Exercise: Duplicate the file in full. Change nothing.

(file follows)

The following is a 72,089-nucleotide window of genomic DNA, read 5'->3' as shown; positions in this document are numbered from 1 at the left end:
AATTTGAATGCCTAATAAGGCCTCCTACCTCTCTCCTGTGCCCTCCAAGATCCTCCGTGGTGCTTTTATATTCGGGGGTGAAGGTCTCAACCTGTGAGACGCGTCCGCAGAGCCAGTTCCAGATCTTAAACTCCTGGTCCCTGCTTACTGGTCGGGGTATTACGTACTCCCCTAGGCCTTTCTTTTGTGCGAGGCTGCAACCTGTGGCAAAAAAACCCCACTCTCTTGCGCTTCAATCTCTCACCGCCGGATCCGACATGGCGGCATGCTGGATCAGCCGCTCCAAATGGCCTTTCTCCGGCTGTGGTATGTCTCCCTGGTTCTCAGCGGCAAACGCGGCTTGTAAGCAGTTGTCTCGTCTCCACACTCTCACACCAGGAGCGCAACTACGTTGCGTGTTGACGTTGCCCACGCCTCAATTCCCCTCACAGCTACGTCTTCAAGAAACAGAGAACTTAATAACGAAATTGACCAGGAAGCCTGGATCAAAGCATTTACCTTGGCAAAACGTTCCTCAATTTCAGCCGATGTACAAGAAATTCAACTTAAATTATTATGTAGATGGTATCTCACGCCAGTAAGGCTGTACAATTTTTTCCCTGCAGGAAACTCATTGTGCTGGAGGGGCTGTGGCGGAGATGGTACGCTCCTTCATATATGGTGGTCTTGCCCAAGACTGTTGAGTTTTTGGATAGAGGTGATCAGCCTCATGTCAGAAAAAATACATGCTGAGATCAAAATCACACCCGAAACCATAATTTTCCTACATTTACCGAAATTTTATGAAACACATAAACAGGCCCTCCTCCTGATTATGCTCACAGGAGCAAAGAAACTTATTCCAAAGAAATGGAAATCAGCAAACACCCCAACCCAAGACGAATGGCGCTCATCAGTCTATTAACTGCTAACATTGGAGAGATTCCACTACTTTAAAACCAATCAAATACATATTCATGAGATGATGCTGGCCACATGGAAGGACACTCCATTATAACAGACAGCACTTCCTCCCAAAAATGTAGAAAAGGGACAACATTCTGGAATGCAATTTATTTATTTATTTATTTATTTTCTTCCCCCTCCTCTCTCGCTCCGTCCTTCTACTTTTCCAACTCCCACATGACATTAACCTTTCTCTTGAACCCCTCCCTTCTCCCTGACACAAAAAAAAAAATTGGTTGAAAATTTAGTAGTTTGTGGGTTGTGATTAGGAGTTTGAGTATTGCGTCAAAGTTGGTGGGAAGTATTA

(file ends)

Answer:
The following is a 72,089-nucleotide window of genomic DNA, read 5'->3' as shown; positions in this document are numbered from 1 at the left end:
AATTTGAATGCCTAATAAGGCCTCCTACCTCTCTCCTGTGCCCTCCAAGATCCTCCGTGGTGCTTTTATATTCGGGGGTGAAGGTCTCAACCTGTGAGACGCGTCCGCAGAGCCAGTTCCAGATCTTAAACTCCTGGTCCCTGCTTACTGGTCGGGGTATTACGTACTCCCCTAGGCCTTTCTTTTGTGCGAGGCTGCAACCTGTGGCAAAAAAACCCCACTCTCTTGCGCTTCAATCTCTCACCGCCGGATCCGACATGGCGGCATGCTGGATCAGCCGCTCCAAATGGCCTTTCTCCGGCTGTGGTATGTCTCCCTGGTTCTCAGCGGCAAACGCGGCTTGTAAGCAGTTGTCTCGTCTCCACACTCTCACACCAGGAGCGCAACTACGTTGCGTGTTGACGTTGCCCACGCCTCAATTCCCCTCACAGCTACGTCTTCAAGAAACAGAGAACTTAATAACGAAATTGACCAGGAAGCCTGGATCAAAGCATTTACCTTGGCAAAACGTTCCTCAATTTCAGCCGATGTACAAGAAATTCAACTTAAATTATTATGTAGATGGTATCTCACGCCAGTAAGGCTGTACAATTTTTTCCCTGCAGGAAACTCATTGTGCTGGAGGGGCTGTGGCGGAGATGGTACGCTCCTTCATATATGGTGGTCTTGCCCAAGACTGTTGAGTTTTTGGATAGAGGTGATCAGCCTCATGTCAGAAAAAATACATGCTGAGATCAAAATCACACCCGAAACCATAATTTTCCTACATTTACCGAAATTTTATGAAACACATAAACAGGCCCTCCTCCTGATTATGCTCACAGGAGCAAAGAAACTTATTCCAAAGAAATGGAAATCAGCAAACACCCCAACCCAAGACGAATGGCGCTCATCAGTCTATTAACTGCTAACATTGGAGAGATTCCACTACTTTAAAACCAATCAAATACATATTCATGAGATGATGCTGGCCACATGGAAGGACACTCCATTATAACAGACAGCACTTCCTCCCAAAAATGTAGAAAAGGGACAACATTCTGGAATGCAATTTATTTATTTATTTATTTATTTTCTTCCCCCTCCTCTCTCGCTCCGTCCTTCTACTTTTCCAACTCCCACATGACATTAACCTTTCTCTTGAACCCCTCCCTTCTCCCTGACACAAAAAAAAAAATTGGTTGAAAATTTAGTAGTTTGTGGGTTGTGATTAGGAGTTTGAGTATTGCGTCAAAGTTGGTGGGAAGTATTA